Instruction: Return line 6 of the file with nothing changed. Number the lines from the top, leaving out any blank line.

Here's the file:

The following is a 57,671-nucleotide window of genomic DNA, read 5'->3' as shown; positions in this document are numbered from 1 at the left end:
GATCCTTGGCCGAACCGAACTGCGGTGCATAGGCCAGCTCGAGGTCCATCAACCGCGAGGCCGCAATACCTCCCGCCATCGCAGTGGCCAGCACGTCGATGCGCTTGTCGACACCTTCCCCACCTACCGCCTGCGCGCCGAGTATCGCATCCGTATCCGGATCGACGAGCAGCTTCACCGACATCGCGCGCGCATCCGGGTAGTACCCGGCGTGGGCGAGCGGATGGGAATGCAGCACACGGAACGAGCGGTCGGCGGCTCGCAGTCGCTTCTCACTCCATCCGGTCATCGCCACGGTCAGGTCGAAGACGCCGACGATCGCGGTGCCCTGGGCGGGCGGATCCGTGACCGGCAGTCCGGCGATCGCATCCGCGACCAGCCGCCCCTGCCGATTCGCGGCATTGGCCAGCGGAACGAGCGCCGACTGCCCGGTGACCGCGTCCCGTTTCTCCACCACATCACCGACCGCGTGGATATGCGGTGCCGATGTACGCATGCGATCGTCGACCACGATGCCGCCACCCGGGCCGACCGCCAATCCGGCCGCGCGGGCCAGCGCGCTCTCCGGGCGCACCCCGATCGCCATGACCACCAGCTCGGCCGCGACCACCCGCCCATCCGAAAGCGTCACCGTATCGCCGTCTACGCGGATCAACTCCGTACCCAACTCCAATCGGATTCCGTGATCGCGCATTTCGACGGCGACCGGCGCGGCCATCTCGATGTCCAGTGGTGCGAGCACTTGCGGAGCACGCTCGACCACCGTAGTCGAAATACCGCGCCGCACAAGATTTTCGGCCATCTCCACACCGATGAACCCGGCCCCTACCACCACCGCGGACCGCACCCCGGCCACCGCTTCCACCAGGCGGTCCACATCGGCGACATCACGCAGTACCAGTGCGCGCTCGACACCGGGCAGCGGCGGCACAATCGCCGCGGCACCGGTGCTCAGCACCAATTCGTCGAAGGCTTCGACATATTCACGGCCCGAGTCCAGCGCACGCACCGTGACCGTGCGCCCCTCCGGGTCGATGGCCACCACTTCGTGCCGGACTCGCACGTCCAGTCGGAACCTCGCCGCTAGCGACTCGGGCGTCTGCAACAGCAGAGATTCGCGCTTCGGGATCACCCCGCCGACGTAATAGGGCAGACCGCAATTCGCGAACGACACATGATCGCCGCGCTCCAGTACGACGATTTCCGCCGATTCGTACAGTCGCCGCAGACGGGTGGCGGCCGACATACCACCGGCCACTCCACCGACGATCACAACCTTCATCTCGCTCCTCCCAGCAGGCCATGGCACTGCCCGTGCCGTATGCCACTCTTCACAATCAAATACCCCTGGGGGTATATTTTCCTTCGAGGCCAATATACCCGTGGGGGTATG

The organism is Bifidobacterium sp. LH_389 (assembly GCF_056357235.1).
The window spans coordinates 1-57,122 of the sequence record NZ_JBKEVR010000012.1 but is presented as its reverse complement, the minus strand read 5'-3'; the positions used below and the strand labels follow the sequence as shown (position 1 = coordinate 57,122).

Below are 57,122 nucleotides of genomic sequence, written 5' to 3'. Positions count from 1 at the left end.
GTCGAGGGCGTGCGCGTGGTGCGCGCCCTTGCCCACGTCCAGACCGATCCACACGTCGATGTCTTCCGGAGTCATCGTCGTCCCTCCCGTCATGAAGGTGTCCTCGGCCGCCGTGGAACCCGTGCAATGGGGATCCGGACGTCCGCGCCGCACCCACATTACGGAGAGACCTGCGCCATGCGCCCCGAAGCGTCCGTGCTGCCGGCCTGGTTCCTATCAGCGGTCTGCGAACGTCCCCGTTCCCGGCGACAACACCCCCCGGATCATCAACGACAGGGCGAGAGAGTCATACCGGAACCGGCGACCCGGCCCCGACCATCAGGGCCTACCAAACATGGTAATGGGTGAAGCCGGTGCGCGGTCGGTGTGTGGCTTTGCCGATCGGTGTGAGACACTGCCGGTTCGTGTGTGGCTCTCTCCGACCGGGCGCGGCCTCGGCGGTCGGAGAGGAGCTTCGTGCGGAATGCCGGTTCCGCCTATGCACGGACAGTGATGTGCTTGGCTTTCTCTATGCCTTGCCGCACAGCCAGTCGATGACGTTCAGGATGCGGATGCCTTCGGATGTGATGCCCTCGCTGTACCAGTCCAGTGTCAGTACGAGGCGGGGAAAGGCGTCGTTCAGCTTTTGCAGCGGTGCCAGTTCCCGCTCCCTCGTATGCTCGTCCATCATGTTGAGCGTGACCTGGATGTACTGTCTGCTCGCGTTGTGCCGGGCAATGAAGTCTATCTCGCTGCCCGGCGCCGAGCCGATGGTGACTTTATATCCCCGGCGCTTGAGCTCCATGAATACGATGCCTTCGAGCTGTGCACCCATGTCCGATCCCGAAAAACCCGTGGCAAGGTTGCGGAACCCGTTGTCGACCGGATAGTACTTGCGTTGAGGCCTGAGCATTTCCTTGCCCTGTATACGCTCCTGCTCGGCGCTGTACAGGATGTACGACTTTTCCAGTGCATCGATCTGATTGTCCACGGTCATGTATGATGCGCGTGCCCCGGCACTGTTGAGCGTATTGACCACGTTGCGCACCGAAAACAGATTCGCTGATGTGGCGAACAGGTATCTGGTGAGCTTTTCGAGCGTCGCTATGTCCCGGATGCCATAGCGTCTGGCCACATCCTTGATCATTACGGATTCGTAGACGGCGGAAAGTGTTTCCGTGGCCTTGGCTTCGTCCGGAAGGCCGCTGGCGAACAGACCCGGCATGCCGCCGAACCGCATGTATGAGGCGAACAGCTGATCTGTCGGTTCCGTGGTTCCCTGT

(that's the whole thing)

GTCGAGGGCGTGCGCGTGGTGCGCGCCCTTGCCCACGTCCAGACCGATCCACACGTCGATGTCTTCCGGAGTCATCGTCGTCCCTCCCGTCATGAAGGTGTCCTCGGCCGCCGTGGAACCCGTGCAATGGGGATCCGGACGTCCGCGCCGCACCCACATTACGGAGAGACCTGCGCCATGCGCCCCGAAGCGTCCGTGCTGCCGGCCTGGTTCCTATCAGCGGTCTGCGAACGTCCCCGTTCCCGGCGACAACACCCCCCGGATCATCAACGACAGGGCGAGAGAGTCATACCGGAACCGGCGACCCGGCCCCGACCATCAGGGCCTACCAAACATGGTAATGGGTGAAGCCGGTGCGCGGTCGGTGTGTGGCTTTGCCGATCGGTGTGAGACACTGCCGGTTCGTGTGTGGCTCTCTCCGACCGGGCGCGGCCTCGGCGGTCGGAGAGGAGCTTCGTGCGGAATGCCGGTTCCGCCTATGCACGGACAGTGATGTGCTTGGCTTTCTCTATGCCTTGCCGCACAGCCAGTCGATGACGTTCAGGATGCGGATGCCTTCGGATGTGATGCCCTCGCTGTACCAGTCCAGTGTCAGTACGAGGCGGGGAAAGGCGTCGTTCAGCTTTTGCAGCGGTGCCAGTTCCCGCTCCCTCGTATGCTCGTCCATCATGTTGAGCGTGACCTGGATGTACTGTCTGCTCGCGTTGTGCCGGGCAATGAAGTCTATCTCGCTGCCCGGCGCCGAGCCGATGGTGACTTTATATCCCCGGCGCTTGAGCTCCATGAATACGATGCCTTCGAGCTGTGCACCCATGTCCGATCCCGAAAAACCCGTGGCAAGGTTGCGGAACCCGTTGTCGACCGGATAGTACTTGCGTTGAGGCCTGAGCATTTCCTTGCCCTGTATACGCTCCTGCTCGGCGCTGTACAGGATGTACGACTTTTCCAGTGCATCGATCTGATTGTCCACGGTCATGTATGATGCGCGTGCCCCGGCACTGTTGAGCGTATTGACCACGTTGCGCACCGAAAACAGATTCGCTGATGTGGCGAACAGGTATCTGGTGAGCTTTTCGAGCGTCGCTATGTCCCGGATGCCATAGCGTCTGGCCACATCCTTGATCATTACGGATTCGTAGACGGCGGAAAGTGTTTCCGTGGCCTTGGCTTCGTCCGGAAGGCCGCTGGCGAACAGACCCGGCATGCCGCCGAACCGCATGTATGAGGCGAACAGCTGATCTGTCGGTTCCGTGGTTCCCTGT